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5 Things to Know About Mild Cognitive Impairment

Did you know that seniors could experience cognitive decline without having any form of dementia? Mild cognitive impairment (MCI) isn't as severe as dementia, but it can still be a problem for seniors. Aging Care shared these 5 things you should know about MCI.

1. There are two types.

MCI comes in two varieties. The first is non-amnesiac, which accounts for one third of cases, and its primary symptoms are impaired judgment and loss of organizational skills. The second is amnesiac, which makes up the other two thirds, and it is categorized by memory loss.

2. MCI can change the brain.

While not always the case, MRIs of many people with MCI have shown that their brains tend to look different. These changes can include a smaller hippocampus and larger ventricles, which are also common in seniors with Alzheimer's.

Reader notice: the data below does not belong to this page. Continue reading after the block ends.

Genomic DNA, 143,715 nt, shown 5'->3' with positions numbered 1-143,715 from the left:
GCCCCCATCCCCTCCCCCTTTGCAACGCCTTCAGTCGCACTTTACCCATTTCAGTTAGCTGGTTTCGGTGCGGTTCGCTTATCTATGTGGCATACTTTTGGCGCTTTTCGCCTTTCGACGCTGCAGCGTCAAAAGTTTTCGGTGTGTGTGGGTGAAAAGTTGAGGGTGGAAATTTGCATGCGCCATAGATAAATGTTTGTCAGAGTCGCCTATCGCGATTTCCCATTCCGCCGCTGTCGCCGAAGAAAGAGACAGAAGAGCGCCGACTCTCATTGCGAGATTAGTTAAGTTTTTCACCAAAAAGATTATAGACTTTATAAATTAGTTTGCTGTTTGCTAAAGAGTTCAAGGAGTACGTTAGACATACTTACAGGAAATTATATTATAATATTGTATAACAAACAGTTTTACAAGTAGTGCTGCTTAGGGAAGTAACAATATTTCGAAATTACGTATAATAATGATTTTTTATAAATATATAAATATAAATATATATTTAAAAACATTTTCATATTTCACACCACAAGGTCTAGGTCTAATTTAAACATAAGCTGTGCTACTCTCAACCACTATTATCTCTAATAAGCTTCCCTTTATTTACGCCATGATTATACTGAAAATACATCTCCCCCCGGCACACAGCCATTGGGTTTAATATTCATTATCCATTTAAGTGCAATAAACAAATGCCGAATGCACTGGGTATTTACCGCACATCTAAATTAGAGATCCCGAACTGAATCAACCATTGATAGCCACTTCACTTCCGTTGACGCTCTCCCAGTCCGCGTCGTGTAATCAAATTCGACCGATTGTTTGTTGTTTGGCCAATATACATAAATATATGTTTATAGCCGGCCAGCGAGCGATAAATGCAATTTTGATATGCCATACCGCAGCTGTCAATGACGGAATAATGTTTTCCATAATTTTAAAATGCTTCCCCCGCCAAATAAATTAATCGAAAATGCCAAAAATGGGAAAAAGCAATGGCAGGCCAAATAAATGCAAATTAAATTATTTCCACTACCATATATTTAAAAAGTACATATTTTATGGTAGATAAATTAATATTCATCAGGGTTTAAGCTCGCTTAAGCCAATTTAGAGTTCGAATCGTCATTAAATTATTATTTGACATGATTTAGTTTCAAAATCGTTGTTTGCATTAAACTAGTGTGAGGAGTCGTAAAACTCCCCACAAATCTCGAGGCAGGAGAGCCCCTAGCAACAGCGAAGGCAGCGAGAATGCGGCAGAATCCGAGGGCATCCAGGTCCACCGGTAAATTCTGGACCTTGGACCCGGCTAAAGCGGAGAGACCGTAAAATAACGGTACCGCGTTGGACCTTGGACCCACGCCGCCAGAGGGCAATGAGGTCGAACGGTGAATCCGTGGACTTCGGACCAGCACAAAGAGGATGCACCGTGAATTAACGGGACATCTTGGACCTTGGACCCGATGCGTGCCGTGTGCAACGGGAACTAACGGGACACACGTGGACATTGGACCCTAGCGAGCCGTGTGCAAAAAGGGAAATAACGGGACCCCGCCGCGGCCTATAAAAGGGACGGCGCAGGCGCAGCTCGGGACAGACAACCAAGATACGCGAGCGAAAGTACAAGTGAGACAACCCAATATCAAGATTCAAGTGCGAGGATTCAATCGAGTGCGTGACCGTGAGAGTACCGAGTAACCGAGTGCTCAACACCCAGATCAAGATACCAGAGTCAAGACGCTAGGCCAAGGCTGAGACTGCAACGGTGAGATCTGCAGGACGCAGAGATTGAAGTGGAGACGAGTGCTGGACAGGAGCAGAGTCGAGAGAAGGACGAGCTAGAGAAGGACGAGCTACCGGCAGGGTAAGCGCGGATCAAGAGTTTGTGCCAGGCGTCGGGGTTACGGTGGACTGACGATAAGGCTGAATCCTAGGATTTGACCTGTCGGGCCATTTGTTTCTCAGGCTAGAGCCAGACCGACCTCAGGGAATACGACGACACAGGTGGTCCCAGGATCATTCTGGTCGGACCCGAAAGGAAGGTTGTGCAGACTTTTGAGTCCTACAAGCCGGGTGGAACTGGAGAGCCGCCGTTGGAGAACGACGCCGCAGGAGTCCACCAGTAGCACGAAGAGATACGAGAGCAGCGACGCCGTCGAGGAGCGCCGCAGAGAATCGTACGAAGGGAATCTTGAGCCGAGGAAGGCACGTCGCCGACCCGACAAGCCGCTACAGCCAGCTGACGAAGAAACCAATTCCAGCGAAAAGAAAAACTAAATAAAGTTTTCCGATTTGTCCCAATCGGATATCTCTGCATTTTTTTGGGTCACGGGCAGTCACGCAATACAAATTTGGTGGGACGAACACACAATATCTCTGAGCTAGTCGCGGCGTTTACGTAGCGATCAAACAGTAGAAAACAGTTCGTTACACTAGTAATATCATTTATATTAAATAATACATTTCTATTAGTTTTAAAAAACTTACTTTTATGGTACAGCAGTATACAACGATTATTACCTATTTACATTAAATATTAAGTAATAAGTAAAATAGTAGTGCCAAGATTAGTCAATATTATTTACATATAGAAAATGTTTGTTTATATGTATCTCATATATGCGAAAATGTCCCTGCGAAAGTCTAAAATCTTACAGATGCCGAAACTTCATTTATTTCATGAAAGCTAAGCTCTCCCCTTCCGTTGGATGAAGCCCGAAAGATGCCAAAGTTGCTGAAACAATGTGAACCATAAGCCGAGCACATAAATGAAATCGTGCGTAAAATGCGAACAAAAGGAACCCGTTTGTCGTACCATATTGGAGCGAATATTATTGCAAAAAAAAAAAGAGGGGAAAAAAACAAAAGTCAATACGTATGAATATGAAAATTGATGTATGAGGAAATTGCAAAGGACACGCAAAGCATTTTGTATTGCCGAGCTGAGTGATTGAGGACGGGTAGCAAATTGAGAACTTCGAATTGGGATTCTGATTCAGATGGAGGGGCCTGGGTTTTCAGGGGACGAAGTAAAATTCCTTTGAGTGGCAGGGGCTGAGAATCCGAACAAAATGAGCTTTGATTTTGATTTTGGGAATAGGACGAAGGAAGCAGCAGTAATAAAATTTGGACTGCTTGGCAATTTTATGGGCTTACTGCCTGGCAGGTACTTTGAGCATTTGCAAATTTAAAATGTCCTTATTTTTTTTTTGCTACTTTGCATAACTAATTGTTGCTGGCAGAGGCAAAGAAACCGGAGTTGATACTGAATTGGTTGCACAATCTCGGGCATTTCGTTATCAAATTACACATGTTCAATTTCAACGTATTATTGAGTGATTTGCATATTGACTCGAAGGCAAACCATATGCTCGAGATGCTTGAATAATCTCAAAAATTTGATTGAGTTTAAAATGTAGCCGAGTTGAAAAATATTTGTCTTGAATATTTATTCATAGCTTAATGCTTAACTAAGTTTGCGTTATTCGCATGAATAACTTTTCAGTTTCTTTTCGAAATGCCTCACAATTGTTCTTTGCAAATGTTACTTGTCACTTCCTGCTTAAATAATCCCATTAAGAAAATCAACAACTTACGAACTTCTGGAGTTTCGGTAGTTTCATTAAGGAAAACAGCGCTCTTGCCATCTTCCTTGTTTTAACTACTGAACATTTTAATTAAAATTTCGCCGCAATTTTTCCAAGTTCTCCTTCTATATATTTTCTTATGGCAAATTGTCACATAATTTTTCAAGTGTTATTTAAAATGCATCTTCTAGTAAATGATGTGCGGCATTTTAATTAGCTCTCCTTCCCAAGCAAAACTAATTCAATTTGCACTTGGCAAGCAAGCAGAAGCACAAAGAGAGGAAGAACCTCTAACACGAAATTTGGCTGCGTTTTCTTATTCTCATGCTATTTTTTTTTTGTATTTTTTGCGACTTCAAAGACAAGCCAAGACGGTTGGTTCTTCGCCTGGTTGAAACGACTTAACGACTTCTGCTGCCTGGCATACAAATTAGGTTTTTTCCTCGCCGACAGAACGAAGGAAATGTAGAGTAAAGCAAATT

3. Twenty percent of seniors have MCI.

One in five people over age 65 will develop MCI. Aging is the largest risk factor. There seems to be little correlation to other characteristics like gender or race.

4. An early diagnosis can help.

Although there currently isn't an FDA-approved treatment option, it's still best that your aging loved one be diagnosed as early as possible. Their doctor will be able to give you information to plan for the future, especially about memory care communities that can accommodate people with MCI.

5. Your loved may develop Alzheimer's.

Seniors with MCI are three to five times more likely to develop Alzheimer's than their non-impaired peers. That said, many people with MCI never develop any form of dementia, and doctors cannot currently determine who will or won't develop Alzheimer's.

MCI can be scary, so use this information from Aging Care to educate yourself and your loved one. Moving forward, it's important to stay as informed as possible. Use these points as a springboard for questions you'd like to ask your senior's doctor.

Visit Aging Care for more information.